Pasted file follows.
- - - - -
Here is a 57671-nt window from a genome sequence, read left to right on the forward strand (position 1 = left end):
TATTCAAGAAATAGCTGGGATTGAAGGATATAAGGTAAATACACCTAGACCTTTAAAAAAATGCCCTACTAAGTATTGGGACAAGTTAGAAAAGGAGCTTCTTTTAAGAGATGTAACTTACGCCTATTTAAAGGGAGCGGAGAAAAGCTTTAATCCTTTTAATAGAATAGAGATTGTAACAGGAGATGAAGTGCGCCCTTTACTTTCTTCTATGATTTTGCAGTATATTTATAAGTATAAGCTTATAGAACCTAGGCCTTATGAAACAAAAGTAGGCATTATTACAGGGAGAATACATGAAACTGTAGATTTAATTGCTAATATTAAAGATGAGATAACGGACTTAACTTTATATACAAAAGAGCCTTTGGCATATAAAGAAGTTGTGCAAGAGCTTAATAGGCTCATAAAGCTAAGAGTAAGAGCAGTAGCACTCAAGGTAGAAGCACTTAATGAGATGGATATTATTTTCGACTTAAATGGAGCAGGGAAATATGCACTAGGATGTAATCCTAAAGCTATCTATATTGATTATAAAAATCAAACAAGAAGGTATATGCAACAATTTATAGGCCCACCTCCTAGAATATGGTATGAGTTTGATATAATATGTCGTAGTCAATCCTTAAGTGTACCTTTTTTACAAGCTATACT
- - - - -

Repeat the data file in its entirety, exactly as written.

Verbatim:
Here is a 57671-nt window from a genome sequence, read left to right on the forward strand (position 1 = left end):
TATTCAAGAAATAGCTGGGATTGAAGGATATAAGGTAAATACACCTAGACCTTTAAAAAAATGCCCTACTAAGTATTGGGACAAGTTAGAAAAGGAGCTTCTTTTAAGAGATGTAACTTACGCCTATTTAAAGGGAGCGGAGAAAAGCTTTAATCCTTTTAATAGAATAGAGATTGTAACAGGAGATGAAGTGCGCCCTTTACTTTCTTCTATGATTTTGCAGTATATTTATAAGTATAAGCTTATAGAACCTAGGCCTTATGAAACAAAAGTAGGCATTATTACAGGGAGAATACATGAAACTGTAGATTTAATTGCTAATATTAAAGATGAGATAACGGACTTAACTTTATATACAAAAGAGCCTTTGGCATATAAAGAAGTTGTGCAAGAGCTTAATAGGCTCATAAAGCTAAGAGTAAGAGCAGTAGCACTCAAGGTAGAAGCACTTAATGAGATGGATATTATTTTCGACTTAAATGGAGCAGGGAAATATGCACTAGGATGTAATCCTAAAGCTATCTATATTGATTATAAAAATCAAACAAGAAGGTATATGCAACAATTTATAGGCCCACCTCCTAGAATATGGTATGAGTTTGATATAATATGTCGTAGTCAATCCTTAAGTGTACCTTTTTTACAAGCTATACT